We “power” everything else…power walk or power up.
But have you ever just “powered down”?
If you know me even a little, you know that I highly recommend napping.
But, not just falling asleep in place or snuggling up with a good book
and the zzzzzzzzz monster coming along.
I mean building the healthy habit of Power Napping.
How to Power Nap – wikiHow wikiHow article about How to Power Nap. … Scientists have been studying the power nap–when to take it, how to take it, what to take before you take it, …
Sleep Your Way to 100 With Power Naps on Yahoo! HealthNov 9, 2007 … Sleeping your way to 100 means power naps. Power naps: 10, 20
Seems I’m not the only one who swears by them. Now you can check out the articles above (I haven’t), or you can just follow my tips, but soon you’ll be on your way to feeling restored, focused, and livin’ la vida siesta. Something like that….
Recognize that this will only work as a habit. It takes 28-30 days to find a place in your routine, but the goal is to identify when you can “REGULARLY” take 20-40 minutes out of most days. This does not come naturally.
I started napping about 4-5 years ago. It started out that I couldn’t help it. I was home alone for a deployment or two and taking care of children during the day and studying for school at night. During deployments I “sleep” at night only from midnight to 5AM or so, 2AM to 6AM if I stayed up to chat to overseas.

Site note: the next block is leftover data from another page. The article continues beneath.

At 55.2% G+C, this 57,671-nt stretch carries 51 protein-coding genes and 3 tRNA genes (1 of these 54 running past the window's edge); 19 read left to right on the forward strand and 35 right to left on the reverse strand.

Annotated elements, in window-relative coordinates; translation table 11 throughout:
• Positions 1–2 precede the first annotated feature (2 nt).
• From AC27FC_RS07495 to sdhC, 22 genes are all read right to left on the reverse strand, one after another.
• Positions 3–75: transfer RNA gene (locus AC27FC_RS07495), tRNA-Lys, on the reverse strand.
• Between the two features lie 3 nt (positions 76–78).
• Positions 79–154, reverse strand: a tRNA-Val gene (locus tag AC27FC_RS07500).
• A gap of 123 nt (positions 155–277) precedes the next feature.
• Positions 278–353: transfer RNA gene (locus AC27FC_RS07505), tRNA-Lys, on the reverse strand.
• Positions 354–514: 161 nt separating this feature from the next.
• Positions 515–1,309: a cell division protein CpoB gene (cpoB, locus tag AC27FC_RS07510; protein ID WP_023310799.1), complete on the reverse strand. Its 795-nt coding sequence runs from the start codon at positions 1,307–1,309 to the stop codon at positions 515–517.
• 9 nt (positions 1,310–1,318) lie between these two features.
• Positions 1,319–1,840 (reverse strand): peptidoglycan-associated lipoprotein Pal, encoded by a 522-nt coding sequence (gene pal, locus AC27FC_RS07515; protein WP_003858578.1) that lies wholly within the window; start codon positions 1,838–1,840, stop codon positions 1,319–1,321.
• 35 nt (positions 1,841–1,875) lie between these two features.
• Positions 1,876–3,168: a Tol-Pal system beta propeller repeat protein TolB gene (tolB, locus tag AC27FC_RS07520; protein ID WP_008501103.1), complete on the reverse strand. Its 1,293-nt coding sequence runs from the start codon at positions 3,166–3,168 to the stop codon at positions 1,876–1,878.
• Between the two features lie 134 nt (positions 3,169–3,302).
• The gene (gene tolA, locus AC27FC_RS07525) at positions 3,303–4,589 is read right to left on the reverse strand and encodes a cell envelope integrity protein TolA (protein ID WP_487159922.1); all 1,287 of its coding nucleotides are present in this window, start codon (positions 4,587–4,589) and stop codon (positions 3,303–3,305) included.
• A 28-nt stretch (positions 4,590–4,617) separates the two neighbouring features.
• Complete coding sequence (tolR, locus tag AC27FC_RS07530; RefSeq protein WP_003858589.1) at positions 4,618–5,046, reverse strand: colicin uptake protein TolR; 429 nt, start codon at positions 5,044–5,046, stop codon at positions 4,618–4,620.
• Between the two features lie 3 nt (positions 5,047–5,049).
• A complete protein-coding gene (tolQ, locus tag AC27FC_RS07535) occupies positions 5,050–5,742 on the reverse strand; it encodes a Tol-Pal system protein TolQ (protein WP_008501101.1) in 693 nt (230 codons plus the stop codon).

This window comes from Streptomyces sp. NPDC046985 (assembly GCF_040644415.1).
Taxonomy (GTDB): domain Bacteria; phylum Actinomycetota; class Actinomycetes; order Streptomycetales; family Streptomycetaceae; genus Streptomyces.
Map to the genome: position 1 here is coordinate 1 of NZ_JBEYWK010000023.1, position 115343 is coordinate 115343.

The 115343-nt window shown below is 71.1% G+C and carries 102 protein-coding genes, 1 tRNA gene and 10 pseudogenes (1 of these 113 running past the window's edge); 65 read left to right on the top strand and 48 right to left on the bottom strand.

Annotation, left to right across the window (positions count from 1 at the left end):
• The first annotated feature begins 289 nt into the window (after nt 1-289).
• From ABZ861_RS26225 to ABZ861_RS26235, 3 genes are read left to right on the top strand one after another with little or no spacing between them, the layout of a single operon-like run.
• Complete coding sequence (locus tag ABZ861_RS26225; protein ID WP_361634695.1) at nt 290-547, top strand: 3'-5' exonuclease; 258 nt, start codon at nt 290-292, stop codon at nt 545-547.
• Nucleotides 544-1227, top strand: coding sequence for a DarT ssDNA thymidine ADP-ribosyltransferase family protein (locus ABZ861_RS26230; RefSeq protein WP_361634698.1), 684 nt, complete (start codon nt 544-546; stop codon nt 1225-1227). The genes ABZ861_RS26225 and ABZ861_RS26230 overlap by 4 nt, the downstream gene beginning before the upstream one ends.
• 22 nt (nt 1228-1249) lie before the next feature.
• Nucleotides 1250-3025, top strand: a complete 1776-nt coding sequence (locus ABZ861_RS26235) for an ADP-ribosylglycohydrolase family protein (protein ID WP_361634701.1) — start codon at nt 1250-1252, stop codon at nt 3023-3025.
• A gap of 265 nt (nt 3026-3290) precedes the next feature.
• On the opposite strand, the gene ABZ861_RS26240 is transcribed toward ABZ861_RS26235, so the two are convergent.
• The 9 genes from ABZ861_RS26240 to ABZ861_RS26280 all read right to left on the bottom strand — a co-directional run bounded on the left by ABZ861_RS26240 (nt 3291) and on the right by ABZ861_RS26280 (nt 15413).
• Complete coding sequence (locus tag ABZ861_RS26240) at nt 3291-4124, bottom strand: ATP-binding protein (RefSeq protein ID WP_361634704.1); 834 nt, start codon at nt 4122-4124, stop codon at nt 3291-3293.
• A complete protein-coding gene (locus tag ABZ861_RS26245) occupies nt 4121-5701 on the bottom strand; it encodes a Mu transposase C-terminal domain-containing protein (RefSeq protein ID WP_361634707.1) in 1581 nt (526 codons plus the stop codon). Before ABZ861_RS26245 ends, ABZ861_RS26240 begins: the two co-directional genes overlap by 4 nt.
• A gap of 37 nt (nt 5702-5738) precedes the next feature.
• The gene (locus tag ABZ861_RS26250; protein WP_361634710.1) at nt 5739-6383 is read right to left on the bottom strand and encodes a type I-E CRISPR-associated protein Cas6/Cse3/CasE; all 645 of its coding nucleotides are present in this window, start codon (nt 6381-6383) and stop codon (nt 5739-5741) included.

I needed a nap, so why fight it.
My two best times were and mostly still are: 30 minutes before I expect the bus back with the kids and somewhere in the hour after they go to bed.
So my sleep pattern looks like: 12-5AM, nap at 2:30, nap at 9 or 9:30pm.
Knowing the benefits of napping and accepting it as routine, helps circumvent those thoughts that you are lazy or irresponsible. (Now if you’re rolling from one side of the bed to the other “to take a nap”, then we’ve got a problem. But, if you’ve been up and active/productive, then allow yourself this break.)
Determine your allotted time and stick to it. 20-40 minutes is ideal. Set an alarm. This puts something else in charge of getting you up. You can give up being in charge, which helps you relax a little bit. What I mean is, if you trust your “nap” button on your alarm clock, then you’ll not sit and check your watch the whole 20 minutes. Building trust with your alarm clock takes the 28-30 days mentioned above. Most alarm clock radios have a nap button.
Get in your comfortable spot. Lie horizontally, so if nothing else you give your feet and rear a mid-day break, redistributing the blood and such. Take your shoes off. I put sleep socks on. I also turn on the fan and cover my eyes. The darker the better; it signals the brain that it may be nighttime. Lastly, I attempt some deep, cleansing breaths. I avoid caffeine after lunch and I DON’T play music I could sing along to.
I’ve done this enough now where I’ve learned how productive I am afterwards. I meet the bus refreshed, or I can focus on late night couple time without that sleep deprivation headache or sheer exhaustion. I think about that and all the good work I can do when I get up and that rests my soul, which in turn rests my body. It’s a powerful thing.